Papers We Love: A Mathematical Theory of Communication

I gave this talk at Papers We Love, June 2016.


Shannon’s “A Mathematical Theory of Communication” is one of those rare papers that defined an entire field of study. (In fact, a year later, it was republished as “THE Mathematical Theory of Communication.”) It provided a unified understanding of communication systems, pulling together work from disparate disciplines like physics, electronics and telegraphy.

In this paper, Shannon demonstrates that information is a measurable quantity, and transmission of information can be optimized to achieve fundamental, previously unknown limits. It’s one of those papers that underlies so much of modern information theory that the material feels intensely familiar to readers now. In addition, it has a bunch of fun tidbits, including the great-grandfather of ebooks Twitter accounts.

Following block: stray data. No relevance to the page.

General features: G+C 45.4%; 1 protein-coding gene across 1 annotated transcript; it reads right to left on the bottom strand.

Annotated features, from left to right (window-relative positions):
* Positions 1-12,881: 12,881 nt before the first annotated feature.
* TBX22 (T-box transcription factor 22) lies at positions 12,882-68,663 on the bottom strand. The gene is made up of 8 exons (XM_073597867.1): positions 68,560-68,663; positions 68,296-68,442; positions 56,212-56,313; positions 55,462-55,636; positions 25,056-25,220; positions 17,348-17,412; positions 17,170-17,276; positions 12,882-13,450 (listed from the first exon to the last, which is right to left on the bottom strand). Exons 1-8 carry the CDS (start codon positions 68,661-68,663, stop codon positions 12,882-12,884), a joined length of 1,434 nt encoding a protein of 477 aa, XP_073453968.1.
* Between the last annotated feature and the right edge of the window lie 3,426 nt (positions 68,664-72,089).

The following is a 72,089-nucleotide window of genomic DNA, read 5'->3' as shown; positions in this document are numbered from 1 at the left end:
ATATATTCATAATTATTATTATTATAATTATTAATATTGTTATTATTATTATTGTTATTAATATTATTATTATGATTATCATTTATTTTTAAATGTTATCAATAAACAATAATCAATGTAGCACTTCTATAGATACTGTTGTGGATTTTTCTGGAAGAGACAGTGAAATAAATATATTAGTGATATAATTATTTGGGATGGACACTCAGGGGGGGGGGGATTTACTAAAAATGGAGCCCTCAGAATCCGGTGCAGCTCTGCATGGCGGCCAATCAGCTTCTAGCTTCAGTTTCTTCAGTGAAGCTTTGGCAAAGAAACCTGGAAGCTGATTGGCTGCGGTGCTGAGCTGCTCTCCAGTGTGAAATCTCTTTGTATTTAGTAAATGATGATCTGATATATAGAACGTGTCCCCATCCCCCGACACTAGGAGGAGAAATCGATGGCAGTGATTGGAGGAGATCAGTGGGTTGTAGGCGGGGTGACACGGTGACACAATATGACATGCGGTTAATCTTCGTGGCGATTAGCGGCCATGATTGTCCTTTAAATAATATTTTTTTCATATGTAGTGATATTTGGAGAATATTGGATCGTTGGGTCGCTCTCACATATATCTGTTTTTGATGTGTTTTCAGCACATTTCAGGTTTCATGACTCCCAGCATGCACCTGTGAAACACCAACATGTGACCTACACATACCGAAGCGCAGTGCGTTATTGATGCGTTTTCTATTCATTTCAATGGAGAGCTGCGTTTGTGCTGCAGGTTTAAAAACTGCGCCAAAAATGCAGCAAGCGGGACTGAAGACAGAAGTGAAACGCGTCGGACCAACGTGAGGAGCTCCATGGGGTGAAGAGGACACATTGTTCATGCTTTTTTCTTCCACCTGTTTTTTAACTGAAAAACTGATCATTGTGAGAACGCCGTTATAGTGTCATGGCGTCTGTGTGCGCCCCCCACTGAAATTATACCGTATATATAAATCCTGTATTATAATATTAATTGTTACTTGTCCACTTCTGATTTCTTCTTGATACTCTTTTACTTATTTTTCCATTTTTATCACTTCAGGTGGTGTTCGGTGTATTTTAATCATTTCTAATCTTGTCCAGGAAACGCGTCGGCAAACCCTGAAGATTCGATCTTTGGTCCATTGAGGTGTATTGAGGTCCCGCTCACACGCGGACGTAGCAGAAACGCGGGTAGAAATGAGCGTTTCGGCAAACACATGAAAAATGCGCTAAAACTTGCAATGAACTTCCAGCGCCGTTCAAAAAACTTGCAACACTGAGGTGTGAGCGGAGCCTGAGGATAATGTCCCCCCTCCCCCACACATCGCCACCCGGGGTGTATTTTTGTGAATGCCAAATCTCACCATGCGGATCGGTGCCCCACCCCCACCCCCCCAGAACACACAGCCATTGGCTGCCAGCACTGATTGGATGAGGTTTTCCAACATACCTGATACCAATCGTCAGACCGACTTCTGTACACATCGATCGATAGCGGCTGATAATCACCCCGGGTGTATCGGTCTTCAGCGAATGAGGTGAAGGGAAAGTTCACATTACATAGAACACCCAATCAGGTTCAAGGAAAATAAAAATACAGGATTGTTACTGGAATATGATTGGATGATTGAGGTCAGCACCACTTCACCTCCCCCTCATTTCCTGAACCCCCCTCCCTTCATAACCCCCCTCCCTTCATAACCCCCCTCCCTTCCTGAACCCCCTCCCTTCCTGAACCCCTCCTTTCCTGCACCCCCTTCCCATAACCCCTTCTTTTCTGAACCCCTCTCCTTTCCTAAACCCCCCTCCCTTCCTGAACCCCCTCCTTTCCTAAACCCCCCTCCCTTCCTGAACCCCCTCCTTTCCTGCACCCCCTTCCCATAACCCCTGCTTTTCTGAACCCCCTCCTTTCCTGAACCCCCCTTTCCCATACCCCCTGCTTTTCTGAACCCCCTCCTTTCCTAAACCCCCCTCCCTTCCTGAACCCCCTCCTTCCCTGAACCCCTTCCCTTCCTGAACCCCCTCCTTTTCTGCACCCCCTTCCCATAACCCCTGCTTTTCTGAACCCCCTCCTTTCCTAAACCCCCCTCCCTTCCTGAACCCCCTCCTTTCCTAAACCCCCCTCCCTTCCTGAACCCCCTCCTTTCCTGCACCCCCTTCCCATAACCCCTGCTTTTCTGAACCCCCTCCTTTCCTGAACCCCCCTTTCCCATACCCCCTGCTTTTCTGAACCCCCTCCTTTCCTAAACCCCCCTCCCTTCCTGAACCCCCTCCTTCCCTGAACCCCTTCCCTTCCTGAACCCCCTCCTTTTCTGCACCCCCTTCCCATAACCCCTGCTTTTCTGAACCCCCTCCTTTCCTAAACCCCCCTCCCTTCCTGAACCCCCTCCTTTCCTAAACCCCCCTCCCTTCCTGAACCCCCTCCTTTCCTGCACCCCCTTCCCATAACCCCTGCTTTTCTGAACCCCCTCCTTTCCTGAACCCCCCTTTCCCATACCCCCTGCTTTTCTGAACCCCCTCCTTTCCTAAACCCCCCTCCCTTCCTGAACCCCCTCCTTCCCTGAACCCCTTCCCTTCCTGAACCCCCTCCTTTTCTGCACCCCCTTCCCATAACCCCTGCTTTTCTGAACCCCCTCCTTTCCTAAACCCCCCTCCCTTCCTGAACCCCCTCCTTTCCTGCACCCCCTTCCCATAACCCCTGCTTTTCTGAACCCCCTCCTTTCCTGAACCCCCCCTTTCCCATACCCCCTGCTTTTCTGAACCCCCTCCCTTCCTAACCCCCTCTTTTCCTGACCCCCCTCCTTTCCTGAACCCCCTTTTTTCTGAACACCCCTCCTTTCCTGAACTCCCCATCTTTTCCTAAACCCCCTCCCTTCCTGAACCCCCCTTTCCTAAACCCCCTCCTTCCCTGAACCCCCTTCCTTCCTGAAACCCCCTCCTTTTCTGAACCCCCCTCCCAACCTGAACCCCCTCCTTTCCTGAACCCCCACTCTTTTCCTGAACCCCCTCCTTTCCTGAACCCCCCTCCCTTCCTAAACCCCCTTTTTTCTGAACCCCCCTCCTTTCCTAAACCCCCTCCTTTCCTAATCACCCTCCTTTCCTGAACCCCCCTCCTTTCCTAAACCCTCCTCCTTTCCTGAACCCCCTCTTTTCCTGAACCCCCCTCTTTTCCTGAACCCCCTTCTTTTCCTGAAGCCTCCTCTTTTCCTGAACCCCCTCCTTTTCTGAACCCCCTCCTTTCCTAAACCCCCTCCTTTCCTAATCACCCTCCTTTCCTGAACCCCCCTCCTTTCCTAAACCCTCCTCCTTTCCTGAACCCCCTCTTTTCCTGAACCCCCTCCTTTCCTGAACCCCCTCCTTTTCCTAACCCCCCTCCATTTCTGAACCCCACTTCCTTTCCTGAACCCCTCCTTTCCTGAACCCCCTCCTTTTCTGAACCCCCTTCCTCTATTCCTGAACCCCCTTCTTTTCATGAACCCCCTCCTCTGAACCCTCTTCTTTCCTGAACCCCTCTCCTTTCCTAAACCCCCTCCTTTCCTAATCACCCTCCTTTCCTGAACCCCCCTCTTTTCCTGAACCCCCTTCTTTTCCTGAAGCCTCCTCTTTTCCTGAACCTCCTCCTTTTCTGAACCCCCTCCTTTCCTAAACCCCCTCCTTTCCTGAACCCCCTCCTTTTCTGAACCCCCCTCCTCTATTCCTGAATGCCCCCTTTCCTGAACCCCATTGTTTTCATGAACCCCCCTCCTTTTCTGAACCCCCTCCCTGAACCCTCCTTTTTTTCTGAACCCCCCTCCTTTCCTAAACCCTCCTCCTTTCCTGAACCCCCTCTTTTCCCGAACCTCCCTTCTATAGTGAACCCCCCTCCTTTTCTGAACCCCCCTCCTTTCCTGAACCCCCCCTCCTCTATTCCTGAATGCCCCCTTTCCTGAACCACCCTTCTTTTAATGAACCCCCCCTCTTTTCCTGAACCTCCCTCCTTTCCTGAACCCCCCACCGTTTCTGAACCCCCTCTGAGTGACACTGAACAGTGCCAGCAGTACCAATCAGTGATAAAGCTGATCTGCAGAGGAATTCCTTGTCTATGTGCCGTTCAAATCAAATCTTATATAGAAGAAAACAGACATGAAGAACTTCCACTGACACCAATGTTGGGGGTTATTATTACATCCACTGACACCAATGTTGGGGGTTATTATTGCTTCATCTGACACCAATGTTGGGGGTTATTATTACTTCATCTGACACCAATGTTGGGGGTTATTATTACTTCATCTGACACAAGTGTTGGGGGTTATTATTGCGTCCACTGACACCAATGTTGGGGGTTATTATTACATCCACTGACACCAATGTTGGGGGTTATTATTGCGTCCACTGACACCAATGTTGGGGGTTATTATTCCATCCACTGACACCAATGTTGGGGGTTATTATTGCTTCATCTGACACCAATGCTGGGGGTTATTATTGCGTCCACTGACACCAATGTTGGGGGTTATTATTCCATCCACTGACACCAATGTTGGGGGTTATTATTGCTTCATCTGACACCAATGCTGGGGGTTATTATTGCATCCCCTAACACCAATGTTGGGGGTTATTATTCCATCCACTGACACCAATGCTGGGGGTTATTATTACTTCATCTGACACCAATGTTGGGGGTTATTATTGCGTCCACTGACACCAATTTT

I’ll provide a quick history of the field before 1948, discuss the main results of the paper, and mention some of the fun (and occasionally counter-intuitive!) implications of the paper.


Kiran Bhattaram loves making things, whether tinkering with circuits, writing software systems, or sewing dresses. She works on Stripe’s infrastructure team, and has previously built things for the New York Times, LinkedIn and MIT CSAIL.